Virtual enterprise makes business learning real (Reviews)
The students work together in their companies. Each young person has a role in the business that is essential to the proper functioning of the business and is empowered to understand the different functions of the business, often moving up through the ranks during their two-year streak.
Room 104 is still buzzing. Just like my student-run journal class, Virtual Enterprise (VE) is student-led with West Hempstead High School teacher Michael Silberman leading students on how best to grow their businesses.
VE is a class that brings the business world to high school. At West Hempstead High School, students can choose to take the course in Grades 11 and 12 and the more they invest, the more their learning increases exponentially, as does their leadership skills. Silberman believes that âthe students take ownership of their business. This is the only way for them to be successful. Weekly progress logs and monthly calendars keep them focused on their work [in class]. “
In this age of accountability, VE is another example of real-world learning engaging students in real and meaningful ways. This CTE program embraces a student empowerment philosophy that nurtures necessary skills and engages every learner in an authentic way.
Recently the VE class participated in the National Elevator Pitch Competition. This competition allows student entrepreneurs “to give consumers a brief 60-second sales pitch about who you are as a virtual business and what you sell,” according to top-ranked CEO Sydney Hoffman 10 percent nationally with his company.At your serviceâ(AYS) pitch. The other student company that received an honorable mention was A hand .
âThe elevator pitch competition is managed by the vice president of project management. Competition dates are set by VE International and the PM determines who will be involved in speaking, scripting and filming. There is an online column that they follow to prepare for the event, âexplained Silberman.
According to Silberman, âThe students who worked on this project for At your service were Sydney Hoffman, CEO (the student who was in the video) and Mark Liebl, VP of Project Management, who wrote the script and filmed the pitch. For A hand, it was Shyla Burrell, a video by Milton Hernandez and a screenplay by Briana Bhola and Samantha Giuffre.
Sydney Hoffman said: âI really enjoyed being a part of this experience and being able to achieve this victory for our company. I was honored to be able to represent AYS in the field and I am very happy with the results.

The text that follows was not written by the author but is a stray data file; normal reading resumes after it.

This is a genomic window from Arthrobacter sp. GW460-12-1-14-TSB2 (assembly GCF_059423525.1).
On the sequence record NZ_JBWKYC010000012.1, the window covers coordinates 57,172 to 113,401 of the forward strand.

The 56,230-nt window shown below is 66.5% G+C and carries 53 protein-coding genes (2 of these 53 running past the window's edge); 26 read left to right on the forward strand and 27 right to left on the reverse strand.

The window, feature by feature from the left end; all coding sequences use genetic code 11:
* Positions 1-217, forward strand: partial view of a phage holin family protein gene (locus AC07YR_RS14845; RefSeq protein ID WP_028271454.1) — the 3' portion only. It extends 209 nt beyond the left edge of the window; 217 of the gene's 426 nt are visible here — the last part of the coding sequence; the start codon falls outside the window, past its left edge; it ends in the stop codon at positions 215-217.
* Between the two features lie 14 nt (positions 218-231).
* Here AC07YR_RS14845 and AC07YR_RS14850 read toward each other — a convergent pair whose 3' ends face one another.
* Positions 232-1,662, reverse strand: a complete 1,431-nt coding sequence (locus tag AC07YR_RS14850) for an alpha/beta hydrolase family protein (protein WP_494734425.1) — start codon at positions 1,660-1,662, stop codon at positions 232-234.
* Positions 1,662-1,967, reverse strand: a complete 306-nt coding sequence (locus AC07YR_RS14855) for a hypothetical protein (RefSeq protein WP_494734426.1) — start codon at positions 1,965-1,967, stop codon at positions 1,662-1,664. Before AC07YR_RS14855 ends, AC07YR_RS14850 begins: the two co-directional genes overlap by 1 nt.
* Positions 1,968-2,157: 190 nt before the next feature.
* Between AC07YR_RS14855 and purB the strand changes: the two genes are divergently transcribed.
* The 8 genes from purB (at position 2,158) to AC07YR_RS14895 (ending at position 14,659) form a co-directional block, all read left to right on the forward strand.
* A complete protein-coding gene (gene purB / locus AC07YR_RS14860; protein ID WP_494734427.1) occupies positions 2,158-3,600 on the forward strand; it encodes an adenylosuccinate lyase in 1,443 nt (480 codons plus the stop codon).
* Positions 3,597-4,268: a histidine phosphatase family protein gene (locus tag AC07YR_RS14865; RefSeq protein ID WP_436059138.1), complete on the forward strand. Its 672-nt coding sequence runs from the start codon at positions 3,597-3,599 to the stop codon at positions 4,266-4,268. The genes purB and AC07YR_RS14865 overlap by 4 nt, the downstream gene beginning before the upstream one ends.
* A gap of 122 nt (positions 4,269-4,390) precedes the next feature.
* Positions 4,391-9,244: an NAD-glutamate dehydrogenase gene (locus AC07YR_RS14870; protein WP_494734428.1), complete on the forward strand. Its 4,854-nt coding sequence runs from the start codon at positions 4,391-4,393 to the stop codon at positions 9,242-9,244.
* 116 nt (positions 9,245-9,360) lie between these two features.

The real-world skills VE promotes for students are essential for modern learning. Hoffman added, âWe worked really hard on how we wanted to paint our business through our pitch and see that our message was received and honored means the world to us. This experience really taught me that if you are resilient in your job, you will be successful. Everyone who was involved in the filming, editing and recording of this pitch got a taste of what it really looks like to make a legitimate elevator pitch. It also gives us better ways to manage our time.
Upon reflection, Hoffman concluded that “if [she] could do this experiment again, [she] certainly would have given more time to film and work in the field during our class time.
Silberman is in his 6th year of teaching VE at West Hempstead High School. âOur biggest changes over the past few years are that we have added several real-world activities: hosting the LI Trade Show and Alumni Day. We are also now traveling to Virginia for three days, which we started last year. Finally, we have definitely raised the bar on work-product based on the competitive nature of the class (students love to win prizes) and they follow the class for two years. [giving them more time to dig deeper]. “
Dan Rehman, Assistant Superintendent of Curriculum and Education at West Hempstead Union Free Schools, said: âThe beauty of VE is the idea that students learn by doing. Although VE takes place at school, students are involved in a global business simulation. VE is a collaborative, project-based environment and focuses on other skills such as communication, creativity and critical thinking. All classes should be imbued with these ideas. We have seen students thrive in this type of learning environment.
As we continue to develop our programs so that students gain more project-based learning experiences throughout their school days, we talk to students and determine their interests as a starting point. Next, [we will] work with teachers to develop course descriptions and administrators to budget. Once approved, a curriculum can be created that could then be implemented and revised as needed, according to Rehman.
The Virtual Enterprise is proof that real-world project-based learning promotes student engagement and quality learning experiences. These practices can be implemented in every classroom, level and content area as appropriate, provided that support is in place to ensure the successful launch of this implementation.
Until then, we can expect to see good things from VE students when they attend these upcoming events: Hofstra CTE 11/17 Conference, LI Trade Show 1/4 & 1/5, VA Trade Show 3 / 5-3 / 7, NYC 04/17 and several online competitions.
In what ways can we bring real-world learning into every classroom to promote the skills needed for this generation? Please share.